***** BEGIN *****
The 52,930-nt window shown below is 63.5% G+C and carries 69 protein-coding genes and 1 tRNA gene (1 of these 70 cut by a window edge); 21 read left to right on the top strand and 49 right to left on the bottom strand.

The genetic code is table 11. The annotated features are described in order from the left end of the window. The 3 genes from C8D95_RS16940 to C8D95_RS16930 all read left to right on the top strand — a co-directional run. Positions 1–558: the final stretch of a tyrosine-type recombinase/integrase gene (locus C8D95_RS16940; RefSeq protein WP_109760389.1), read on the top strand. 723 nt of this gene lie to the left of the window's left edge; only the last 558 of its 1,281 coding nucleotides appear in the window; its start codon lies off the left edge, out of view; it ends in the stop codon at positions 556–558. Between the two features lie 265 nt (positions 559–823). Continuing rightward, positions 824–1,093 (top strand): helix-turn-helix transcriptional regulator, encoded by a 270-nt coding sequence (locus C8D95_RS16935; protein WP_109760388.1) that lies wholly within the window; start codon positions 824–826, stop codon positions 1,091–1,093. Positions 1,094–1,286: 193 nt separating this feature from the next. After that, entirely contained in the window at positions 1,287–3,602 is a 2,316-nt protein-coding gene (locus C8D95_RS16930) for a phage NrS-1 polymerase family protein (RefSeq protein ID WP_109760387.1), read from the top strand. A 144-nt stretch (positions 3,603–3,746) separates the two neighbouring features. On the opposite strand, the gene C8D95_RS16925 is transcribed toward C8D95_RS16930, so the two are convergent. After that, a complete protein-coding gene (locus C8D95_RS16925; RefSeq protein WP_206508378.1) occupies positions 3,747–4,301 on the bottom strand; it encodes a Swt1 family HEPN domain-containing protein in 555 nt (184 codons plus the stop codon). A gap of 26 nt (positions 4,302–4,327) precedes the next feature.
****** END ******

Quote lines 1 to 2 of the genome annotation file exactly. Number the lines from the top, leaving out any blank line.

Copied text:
The 52,930-nt window shown below is 63.5% G+C and carries 69 protein-coding genes and 1 tRNA gene (1 of these 70 cut by a window edge); 21 read left to right on the top strand and 49 right to left on the bottom strand.

The genetic code is table 11. The annotated features are described in order from the left end of the window. The 3 genes from C8D95_RS16940 to C8D95_RS16930 all read left to right on the top strand — a co-directional run. Positions 1–558: the final stretch of a tyrosine-type recombinase/integrase gene (locus C8D95_RS16940; RefSeq protein WP_109760389.1), read on the top strand. 723 nt of this gene lie to the left of the window's left edge; only the last 558 of its 1,281 coding nucleotides appear in the window; its start codon lies off the left edge, out of view; it ends in the stop codon at positions 556–558. Between the two features lie 265 nt (positions 559–823). Continuing rightward, positions 824–1,093 (top strand): helix-turn-helix transcriptional regulator, encoded by a 270-nt coding sequence (locus C8D95_RS16935; protein WP_109760388.1) that lies wholly within the window; start codon positions 824–826, stop codon positions 1,091–1,093. Positions 1,094–1,286: 193 nt separating this feature from the next. After that, entirely contained in the window at positions 1,287–3,602 is a 2,316-nt protein-coding gene (locus C8D95_RS16930) for a phage NrS-1 polymerase family protein (RefSeq protein ID WP_109760387.1), read from the top strand. A 144-nt stretch (positions 3,603–3,746) separates the two neighbouring features. On the opposite strand, the gene C8D95_RS16925 is transcribed toward C8D95_RS16930, so the two are convergent. After that, a complete protein-coding gene (locus C8D95_RS16925; RefSeq protein WP_206508378.1) occupies positions 3,747–4,301 on the bottom strand; it encodes a Swt1 family HEPN domain-containing protein in 555 nt (184 codons plus the stop codon). A gap of 26 nt (positions 4,302–4,327) precedes the next feature.